Trade Perspectives: Was (Not Was) Omega Men

Wednesday, September 30, 2015

[Column by Doug Glassman, who Tumblrs at '80s Marvel Rocks!]

The mission of Collected Editions is to appreciate comic books in their trade paperback format. In a perfect world, this would work as an inviolable philosophy. Unfortunately, trade-waiting is not a tactic embraced by comic book companies. Some are better about it than others, such as Valiant, which has the title's next trade solicited on the last page of the current one. Marvel is getting a little better at putting out trades faster and at releasing softcover versions of hardcovers and omnibuses. DC may well be getting faster too, but in the case of one book, it isn't going to be fast enough. The first trade of Omega Men won't be released until March 2016. By then, the title will be gone.

Review: Batman Vol. 7: Endgame hardcover/paperback (DC Comics)

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Monday, September 28, 2015

At the turning point of an overall impressive run, Batman Vol. 7: Endgame is the best thing Scott Snyder and Greg Capullo have done so far.

As a sequel to Batman Vol. 3: Death of the Family, Endgame serves the best possible role of a sequel, enhancing and buffeting the first story even as it stands triumphant in its own right. As a Joker story, Endgame offers an origin for the Clown Prince of Crime that reaches deep into the Batman mythos, even as it preserves the mystique that makes the Joker who he is. And as a Batman story, Snyder puts his strongest mark on the character yet, redefining what has been Batman, the myth, into now Batman, the man.

Review: Justice League Dark Vol. 5: Paradise Lost trade paperback (DC Comics)

Thursday, September 24, 2015

I enjoyed Phantom Stranger under Dan DiDio, but then J. M. DeMatteis came on the title and delivered as good if not better on the (sadly mostly overlooked) series. In Justice League Dark Vol. 5: Paradise Lost, DeMatteis's first independent Dark trade, he takes over from Jeff Lemire (and artist Andres Guinaldo takes over for Mikel Janin), which seems to me a much tougher act to follow. DeMatteis doesn't present the Dark characters poorly, but the trade contains two "secret origin"-type stories, and neither improved on the character it profiled. The book lacks complexity at a time when comics need it all the more.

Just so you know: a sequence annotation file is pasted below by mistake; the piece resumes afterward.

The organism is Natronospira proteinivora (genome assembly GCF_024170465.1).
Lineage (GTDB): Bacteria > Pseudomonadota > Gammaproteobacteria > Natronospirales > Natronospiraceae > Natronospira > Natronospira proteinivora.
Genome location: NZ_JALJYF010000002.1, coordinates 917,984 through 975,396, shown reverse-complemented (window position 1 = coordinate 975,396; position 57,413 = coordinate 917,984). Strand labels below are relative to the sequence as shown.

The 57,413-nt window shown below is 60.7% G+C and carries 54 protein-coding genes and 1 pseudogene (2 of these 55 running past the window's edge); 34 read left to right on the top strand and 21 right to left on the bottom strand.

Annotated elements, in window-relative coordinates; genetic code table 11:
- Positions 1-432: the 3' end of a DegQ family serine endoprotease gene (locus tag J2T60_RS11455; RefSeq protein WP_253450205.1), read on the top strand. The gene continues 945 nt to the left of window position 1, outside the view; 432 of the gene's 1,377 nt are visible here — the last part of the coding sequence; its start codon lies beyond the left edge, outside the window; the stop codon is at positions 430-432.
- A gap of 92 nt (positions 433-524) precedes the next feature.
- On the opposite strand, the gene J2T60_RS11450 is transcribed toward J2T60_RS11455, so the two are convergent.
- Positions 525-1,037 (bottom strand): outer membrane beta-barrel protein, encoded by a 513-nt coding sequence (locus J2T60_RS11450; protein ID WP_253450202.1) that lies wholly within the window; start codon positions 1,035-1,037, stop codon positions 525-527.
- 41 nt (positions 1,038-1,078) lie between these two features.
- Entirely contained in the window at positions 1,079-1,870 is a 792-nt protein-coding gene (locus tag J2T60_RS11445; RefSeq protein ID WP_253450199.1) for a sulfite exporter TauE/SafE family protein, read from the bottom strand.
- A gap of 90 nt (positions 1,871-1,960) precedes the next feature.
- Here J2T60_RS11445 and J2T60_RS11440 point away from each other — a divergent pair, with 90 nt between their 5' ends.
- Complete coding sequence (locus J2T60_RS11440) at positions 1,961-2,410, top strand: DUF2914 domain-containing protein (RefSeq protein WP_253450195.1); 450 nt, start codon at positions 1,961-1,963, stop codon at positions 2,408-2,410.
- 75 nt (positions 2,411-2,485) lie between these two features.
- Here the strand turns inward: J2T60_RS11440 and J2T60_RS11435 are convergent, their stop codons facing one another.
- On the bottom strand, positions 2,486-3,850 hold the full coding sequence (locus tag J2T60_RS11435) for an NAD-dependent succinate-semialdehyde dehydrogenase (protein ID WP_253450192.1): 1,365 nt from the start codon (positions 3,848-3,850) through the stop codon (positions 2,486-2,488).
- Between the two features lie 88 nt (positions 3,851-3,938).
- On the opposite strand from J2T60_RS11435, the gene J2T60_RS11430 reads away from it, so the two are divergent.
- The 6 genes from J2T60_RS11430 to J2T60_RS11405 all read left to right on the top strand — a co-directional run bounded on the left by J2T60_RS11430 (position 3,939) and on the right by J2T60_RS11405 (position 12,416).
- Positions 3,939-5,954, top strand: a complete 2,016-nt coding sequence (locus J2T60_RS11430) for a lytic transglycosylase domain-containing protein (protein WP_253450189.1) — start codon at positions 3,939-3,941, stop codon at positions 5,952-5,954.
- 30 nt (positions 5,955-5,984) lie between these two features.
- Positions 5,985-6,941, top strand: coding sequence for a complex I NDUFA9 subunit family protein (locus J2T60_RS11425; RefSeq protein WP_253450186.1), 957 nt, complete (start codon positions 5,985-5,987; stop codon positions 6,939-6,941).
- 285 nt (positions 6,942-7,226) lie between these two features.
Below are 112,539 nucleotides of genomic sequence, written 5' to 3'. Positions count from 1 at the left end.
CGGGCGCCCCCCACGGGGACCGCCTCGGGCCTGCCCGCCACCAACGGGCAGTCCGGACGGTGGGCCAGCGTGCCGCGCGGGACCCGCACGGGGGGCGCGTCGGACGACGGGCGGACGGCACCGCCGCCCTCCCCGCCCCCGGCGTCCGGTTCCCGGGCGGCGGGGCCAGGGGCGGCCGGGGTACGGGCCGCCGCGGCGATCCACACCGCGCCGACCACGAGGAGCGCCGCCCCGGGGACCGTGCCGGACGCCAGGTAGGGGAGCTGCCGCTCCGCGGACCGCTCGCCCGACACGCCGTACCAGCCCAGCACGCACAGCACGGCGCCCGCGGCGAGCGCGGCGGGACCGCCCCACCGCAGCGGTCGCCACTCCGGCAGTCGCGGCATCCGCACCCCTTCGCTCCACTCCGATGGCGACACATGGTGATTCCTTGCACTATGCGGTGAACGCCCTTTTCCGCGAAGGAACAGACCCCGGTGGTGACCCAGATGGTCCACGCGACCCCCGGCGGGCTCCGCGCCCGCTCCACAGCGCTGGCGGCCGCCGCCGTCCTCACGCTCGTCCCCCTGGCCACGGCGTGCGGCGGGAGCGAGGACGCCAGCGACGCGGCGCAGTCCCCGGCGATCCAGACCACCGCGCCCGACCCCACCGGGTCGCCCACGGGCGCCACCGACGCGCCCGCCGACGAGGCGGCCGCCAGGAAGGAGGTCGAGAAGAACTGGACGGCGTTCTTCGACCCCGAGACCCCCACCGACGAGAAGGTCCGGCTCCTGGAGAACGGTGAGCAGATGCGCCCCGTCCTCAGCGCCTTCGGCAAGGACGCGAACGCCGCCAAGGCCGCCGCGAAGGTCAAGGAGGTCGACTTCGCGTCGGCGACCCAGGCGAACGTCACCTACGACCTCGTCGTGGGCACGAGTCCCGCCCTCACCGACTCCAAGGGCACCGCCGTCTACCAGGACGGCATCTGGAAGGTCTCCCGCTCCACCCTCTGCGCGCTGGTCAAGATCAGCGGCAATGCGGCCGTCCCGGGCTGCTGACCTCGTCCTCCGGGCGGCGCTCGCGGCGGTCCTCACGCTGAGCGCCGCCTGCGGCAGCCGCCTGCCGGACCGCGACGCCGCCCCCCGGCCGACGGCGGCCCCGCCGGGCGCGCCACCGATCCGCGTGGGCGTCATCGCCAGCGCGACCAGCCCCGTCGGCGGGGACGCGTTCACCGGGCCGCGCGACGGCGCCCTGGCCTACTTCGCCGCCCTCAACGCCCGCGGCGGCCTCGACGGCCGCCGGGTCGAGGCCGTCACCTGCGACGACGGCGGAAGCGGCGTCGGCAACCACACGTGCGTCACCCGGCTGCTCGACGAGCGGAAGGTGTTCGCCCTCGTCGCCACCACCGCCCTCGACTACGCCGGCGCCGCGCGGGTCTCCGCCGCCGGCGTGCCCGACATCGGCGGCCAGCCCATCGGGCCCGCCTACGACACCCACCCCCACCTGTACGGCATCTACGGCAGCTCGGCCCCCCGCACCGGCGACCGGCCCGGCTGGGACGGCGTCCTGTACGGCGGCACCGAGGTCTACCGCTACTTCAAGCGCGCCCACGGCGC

Review: Ant-Man Vol. 1: Second-Chance Man trade paperback (Marvel Comics)

Wednesday, September 23, 2015

[Review by Doug Glassman, who Tumblrs at '80s Marvel Rocks!]

Though it's mostly through coincidence, there's a lot in common between Ant-Man Vol. 1: Second-Chance Man and this summer's excellent film. They have the same plot on a macro scale and share specific plot beats -- an interview ruined by Scott Lang's prison record, a job gained by cracking another hero's complex safe, a motley crew of good-intentioned thieves that operates a robbery out of a van, and so on. The villain is even Darren Cross, making his return after thirty years of stasis. Because there are few Ant-Man stories in trade form, Nick Spencer made the wise decision to tie this story back into Scott's origin, the one story casual fans will most likely have read in reprints like the Ant-Man Prelude trade.

DC Trade Solicitations for January/February 2016 - Batgirl Cassandra Cain, Batman by Brubaker, Black Mirror Noir, Grayson Vol. 2

Tuesday, September 22, 2015

The January/February 2016 list of DC Comics hardcover and trade paperback collection releases (posted September 2015) is out; as opposed to last month, when we saw a lot of new solicitations of 1980s/1990s comics collections, this month is a little more humdrum (they can't all be winners).

If you've never read Kelley Puckett and Scott Peterson's Cassanda Cain Batgirl, first of all shame on you, and second there's a collection for you this month; also Batman by Ed Brubaker, Batman Noir: Black Mirror, and the start of a Supergirl trade reprint series. But nothing to really, really get the blood pumping, I don't think. Let's take a look:

Batgirl Vol. 1: Silent Knight TP

We had previously believed this to be called Cassandra Cain: Batgirl Vol. 1, though now it's just "Batgirl." That's a little unfortunate -- I'd like to see this better differentiated from the Barbara Gordon volumes -- but the title is cute, "Silent Knight" being a mix of the original Batgirl Vol. 1: Silent Running and Batgirl Vol. 2: A Knight Alone.The book collects all of the previous volume 1 and most of volume 2, going right up to Officer Down. The Batgirl annual that's included has never been collected before, so that's nice; all in all a good start to this.